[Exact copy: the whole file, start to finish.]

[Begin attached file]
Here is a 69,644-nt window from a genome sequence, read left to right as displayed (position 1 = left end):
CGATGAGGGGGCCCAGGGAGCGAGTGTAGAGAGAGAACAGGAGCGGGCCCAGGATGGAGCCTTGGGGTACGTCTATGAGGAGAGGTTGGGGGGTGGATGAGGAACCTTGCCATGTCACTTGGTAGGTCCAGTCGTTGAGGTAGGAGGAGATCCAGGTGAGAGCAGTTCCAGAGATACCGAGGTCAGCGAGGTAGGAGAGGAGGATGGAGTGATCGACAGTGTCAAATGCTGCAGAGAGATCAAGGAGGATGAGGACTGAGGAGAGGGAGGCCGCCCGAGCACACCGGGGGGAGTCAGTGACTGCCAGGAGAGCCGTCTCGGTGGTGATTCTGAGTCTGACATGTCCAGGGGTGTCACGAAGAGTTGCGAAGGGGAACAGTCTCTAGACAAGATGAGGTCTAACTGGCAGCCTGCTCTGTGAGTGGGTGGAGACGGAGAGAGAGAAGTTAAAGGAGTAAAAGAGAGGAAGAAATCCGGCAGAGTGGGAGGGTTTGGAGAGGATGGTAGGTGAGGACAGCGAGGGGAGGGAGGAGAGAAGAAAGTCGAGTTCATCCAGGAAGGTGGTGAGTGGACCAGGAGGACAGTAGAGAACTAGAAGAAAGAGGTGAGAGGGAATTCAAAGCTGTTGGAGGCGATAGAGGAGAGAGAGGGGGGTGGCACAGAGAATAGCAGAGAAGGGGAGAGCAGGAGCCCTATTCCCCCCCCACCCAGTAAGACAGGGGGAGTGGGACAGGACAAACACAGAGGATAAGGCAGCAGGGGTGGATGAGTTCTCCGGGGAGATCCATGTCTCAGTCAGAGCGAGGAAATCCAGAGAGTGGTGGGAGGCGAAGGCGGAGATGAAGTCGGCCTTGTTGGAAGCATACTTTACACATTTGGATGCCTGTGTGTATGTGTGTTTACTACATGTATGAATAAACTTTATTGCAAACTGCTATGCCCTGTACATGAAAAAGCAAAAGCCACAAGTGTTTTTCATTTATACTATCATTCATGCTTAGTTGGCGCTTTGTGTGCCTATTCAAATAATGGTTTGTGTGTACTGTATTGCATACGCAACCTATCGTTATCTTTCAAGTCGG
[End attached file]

Here is a 69,644-nt window from a genome sequence, read left to right as displayed (position 1 = left end):
CGATGAGGGGGCCCAGGGAGCGAGTGTAGAGAGAGAACAGGAGCGGGCCCAGGATGGAGCCTTGGGGTACGTCTATGAGGAGAGGTTGGGGGGTGGATGAGGAACCTTGCCATGTCACTTGGTAGGTCCAGTCGTTGAGGTAGGAGGAGATCCAGGTGAGAGCAGTTCCAGAGATACCGAGGTCAGCGAGGTAGGAGAGGAGGATGGAGTGATCGACAGTGTCAAATGCTGCAGAGAGATCAAGGAGGATGAGGACTGAGGAGAGGGAGGCCGCCCGAGCACACCGGGGGGAGTCAGTGACTGCCAGGAGAGCCGTCTCGGTGGTGATTCTGAGTCTGACATGTCCAGGGGTGTCACGAAGAGTTGCGAAGGGGAACAGTCTCTAGACAAGATGAGGTCTAACTGGCAGCCTGCTCTGTGAGTGGGTGGAGACGGAGAGAGAGAAGTTAAAGGAGTAAAAGAGAGGAAGAAATCCGGCAGAGTGGGAGGGTTTGGAGAGGATGGTAGGTGAGGACAGCGAGGGGAGGGAGGAGAGAAGAAAGTCGAGTTCATCCAGGAAGGTGGTGAGTGGACCAGGAGGACAGTAGAGAACTAGAAGAAAGAGGTGAGAGGGAATTCAAAGCTGTTGGAGGCGATAGAGGAGAGAGAGGGGGGTGGCACAGAGAATAGCAGAGAAGGGGAGAGCAGGAGCCCTATTCCCCCCCCACCCAGTAAGACAGGGGGAGTGGGACAGGACAAACACAGAGGATAAGGCAGCAGGGGTGGATGAGTTCTCCGGGGAGATCCATGTCTCAGTCAGAGCGAGGAAATCCAGAGAGTGGTGGGAGGCGAAGGCGGAGATGAAGTCGGCCTTGTTGGAAGCATACTTTACACATTTGGATGCCTGTGTGTATGTGTGTTTACTACATGTATGAATAAACTTTATTGCAAACTGCTATGCCCTGTACATGAAAAAGCAAAAGCCACAAGTGTTTTTCATTTATACTATCATTCATGCTTAGTTGGCGCTTTGTGTGCCTATTCAAATAATGGTTTGTGTGTACTGTATTGCATACGCAACCTATCGTTATCTTTCAAGTCGG